If you experience symptoms right after falling, consult a healthcare provider immediately. For severe or acute injuries, calling an ambulance might be necessary to safely transport you to the nearest hospital. In cases of less serious injuries, you might opt for transportation from friends or family to save on ambulance costs.

Assess the severity of your injuries carefully. Attempting to move might aggravate your condition, prolong recovery, and lead to more serious health issues. If there's a risk of further injury by moving, it's safer to call for emergency services.

What if I Have a Lack of Immediate Symptoms?

There are instances where symptoms might not be immediately noticeable after a fall. You might feel fine and consider skipping medical evaluation, especially if you're preoccupied with other activities.

However, even without apparent symptoms, get checked by a medical professional, particularly after a significant fall. This identifies and treats promptly any underlying injuries, and it helps your slip and fall lawyer prove causation if you pursue an injury claim.

Symptoms Developing Later

Sometimes, the full extent of injuries doesn't become apparent until hours or days after the incident. If you initially thought you were uninjured but then started to notice symptoms, seek medical evaluation as soon as possible.

Injuries, especially those related to the back or head, can manifest symptoms well after the incident. Getting medical attention promptly helps document the timing and cause of your injuries and can mitigate their severity, leading to a smoother recovery process.

What Are the Most Common Causes of Slip and Fall Accidents?

Slip and fall incidents can occur in many settings, often when least expected. They can result from personal oversight or unaddressed hazards.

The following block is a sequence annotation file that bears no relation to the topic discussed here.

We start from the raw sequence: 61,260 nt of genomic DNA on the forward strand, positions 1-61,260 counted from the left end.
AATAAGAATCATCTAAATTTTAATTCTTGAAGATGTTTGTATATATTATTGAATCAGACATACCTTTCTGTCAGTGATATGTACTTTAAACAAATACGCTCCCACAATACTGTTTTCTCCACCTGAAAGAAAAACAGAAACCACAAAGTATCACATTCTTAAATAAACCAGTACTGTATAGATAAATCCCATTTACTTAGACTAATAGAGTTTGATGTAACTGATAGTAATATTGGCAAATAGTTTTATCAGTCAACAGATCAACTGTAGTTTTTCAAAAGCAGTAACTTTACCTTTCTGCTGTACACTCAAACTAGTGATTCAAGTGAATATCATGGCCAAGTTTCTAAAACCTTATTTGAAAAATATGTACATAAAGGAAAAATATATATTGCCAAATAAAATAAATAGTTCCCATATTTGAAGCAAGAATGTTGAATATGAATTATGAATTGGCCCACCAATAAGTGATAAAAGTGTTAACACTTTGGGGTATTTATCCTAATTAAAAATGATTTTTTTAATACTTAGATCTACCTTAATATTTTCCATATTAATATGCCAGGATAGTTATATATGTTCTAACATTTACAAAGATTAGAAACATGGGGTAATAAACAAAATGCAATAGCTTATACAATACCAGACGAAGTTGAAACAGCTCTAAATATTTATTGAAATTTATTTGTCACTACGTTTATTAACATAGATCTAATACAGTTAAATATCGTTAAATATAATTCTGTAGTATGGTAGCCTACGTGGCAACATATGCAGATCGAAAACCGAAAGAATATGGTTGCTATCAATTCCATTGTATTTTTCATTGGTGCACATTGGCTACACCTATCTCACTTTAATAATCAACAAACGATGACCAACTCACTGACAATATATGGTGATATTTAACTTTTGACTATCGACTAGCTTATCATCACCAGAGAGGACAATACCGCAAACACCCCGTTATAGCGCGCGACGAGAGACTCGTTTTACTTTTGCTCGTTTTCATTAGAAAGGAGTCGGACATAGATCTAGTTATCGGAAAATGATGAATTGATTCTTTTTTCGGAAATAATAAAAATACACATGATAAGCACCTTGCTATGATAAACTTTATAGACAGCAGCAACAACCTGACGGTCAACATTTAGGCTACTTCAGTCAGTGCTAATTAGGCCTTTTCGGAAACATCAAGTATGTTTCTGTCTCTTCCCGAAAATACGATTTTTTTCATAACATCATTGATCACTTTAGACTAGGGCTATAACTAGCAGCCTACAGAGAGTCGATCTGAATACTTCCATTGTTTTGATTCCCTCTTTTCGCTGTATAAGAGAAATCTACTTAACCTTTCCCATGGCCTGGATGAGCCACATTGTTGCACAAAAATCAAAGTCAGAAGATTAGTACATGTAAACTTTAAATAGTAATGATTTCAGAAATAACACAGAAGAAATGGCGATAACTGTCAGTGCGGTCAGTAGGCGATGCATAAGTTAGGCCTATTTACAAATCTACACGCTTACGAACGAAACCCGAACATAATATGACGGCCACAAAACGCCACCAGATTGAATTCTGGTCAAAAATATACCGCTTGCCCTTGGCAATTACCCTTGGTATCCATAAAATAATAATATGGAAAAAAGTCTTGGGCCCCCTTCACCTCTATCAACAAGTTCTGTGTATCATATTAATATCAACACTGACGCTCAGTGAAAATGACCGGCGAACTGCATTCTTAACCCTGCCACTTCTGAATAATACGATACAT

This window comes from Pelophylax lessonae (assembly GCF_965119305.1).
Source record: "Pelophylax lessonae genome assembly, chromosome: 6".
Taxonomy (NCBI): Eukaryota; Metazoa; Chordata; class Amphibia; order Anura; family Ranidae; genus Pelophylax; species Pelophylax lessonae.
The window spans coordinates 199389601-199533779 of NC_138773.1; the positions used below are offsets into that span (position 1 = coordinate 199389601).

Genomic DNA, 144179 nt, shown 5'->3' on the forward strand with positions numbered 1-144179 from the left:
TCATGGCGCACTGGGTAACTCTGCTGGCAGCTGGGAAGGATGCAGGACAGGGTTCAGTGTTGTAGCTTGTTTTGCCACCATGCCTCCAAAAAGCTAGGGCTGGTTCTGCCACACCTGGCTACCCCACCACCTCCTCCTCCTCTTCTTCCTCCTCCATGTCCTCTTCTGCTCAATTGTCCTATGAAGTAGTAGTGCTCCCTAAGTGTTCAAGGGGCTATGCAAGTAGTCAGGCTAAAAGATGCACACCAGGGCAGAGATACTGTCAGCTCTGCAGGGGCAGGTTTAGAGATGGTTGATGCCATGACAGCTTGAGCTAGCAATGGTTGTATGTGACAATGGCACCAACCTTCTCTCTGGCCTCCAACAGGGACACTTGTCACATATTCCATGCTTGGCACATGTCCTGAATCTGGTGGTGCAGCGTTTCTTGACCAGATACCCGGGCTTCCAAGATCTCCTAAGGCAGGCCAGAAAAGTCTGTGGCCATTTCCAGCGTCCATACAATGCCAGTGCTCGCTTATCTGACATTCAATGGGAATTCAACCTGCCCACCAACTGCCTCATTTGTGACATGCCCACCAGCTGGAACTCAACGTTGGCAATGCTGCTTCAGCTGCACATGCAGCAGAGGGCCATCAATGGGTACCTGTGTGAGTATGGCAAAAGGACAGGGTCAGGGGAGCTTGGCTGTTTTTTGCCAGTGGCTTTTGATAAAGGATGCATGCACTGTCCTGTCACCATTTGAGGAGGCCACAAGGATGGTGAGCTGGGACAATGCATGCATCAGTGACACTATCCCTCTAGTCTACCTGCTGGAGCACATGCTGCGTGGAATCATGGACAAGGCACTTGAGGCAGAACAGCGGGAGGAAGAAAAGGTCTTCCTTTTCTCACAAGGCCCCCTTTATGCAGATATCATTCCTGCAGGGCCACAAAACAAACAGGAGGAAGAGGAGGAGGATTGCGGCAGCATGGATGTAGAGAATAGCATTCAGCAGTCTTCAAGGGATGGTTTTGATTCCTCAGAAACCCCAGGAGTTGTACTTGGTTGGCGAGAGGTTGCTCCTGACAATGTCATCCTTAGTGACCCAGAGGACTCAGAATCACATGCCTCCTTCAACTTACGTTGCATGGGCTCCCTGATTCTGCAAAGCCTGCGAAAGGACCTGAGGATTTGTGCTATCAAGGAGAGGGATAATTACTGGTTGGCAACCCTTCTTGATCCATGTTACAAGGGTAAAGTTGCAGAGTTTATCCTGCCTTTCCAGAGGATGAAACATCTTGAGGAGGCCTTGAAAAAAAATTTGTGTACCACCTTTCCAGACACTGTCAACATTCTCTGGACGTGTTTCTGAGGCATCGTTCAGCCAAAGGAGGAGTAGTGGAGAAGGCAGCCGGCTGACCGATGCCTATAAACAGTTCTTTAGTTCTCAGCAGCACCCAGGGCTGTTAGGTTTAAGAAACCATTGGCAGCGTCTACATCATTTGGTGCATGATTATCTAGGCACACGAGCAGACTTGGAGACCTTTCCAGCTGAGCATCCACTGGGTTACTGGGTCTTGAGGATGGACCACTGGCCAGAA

The primary reasons for such accidents include:

  • Irregularities in sidewalks or floors
  • Presence of potholes or surface cracks
  • Unsecured floorboards
  • Spillage of liquids or food items
  • Obstructions due to exposed cables or similar tripping risks
  • Absence of handrails where needed
  • Instances of neglect or abuse in nursing homes
  • Inadequate lighting conditions
  • Surfaces made slippery by moisture
  • Damaged or faulty staircases

If a slip and fall incident occurs because a property owner failed to rectify these issues, it might provide a basis for pursuing a personal injury claim.

Types of Slip and Fall Injuries

Slip and fall incidents can result in various injuries, each with its own symptoms, largely dependent on the fall's severity and which body parts bear the brunt of the impact. While falls often lead to injuries to the arms and head, the reality is that any part of the body can be affected.

Here's a rundown of common injuries associated with slip and fall accidents:

  • Bruises, Scrapes, and Cuts: These are typical outcomes of a fall, ranging from minor to severe. Bruises often appear on the legs or arms. It's advisable to get any significant bruise, scrape, or cut evaluated by a medical professional to ensure proper care is administered.
  • Sprains: Falling can instinctively lead to stretching out the arms to break the fall, putting immense strain on the wrists and potentially leading to sprains. Severe impacts can even result in broken wrists or ankles.
  • Broken Bones: A fall might require immediate medical attention if a fracture is suspected. Medical intervention is required for proper diagnosis and treatment, even if movement is still possible in the affected area.
  • Pulled Muscles or Stretched Tendons: The body's automatic tensing in anticipation of a fall, or awkward movements to mitigate the fall, can cause muscles or tendons to stretch or tear.
  • Fractures: Fractures occur when there's a break in bone continuity, often due to the force exerted during a slip and fall. Common fracture sites include wrists, arms, and collarbones.
  • Dislocations: Slip and falls can lead to dislocations, where bones at a joint are displaced from their normal alignment. Shoulder dislocations are particularly common in these incidents.
  • Tailbone Injuries: Falling at a certain angle can lead to landing on and potentially injuring the tailbone. Injuries can range from bruises to fractures, impacting the ability to sit or stand comfortably.
  • Spinal Injuries: A fall impacting the back can cause various spinal injuries, from slipped discs and nerve damage to more severe consequences like permanent spinal cord damage, which can result in paralysis.
  • Soft Tissue Damage: This type of injury, often invisible initially, can cause significant discomfort and may not show symptoms until days or weeks post-fall. Without treatment, it can lead to long-term pain and complications.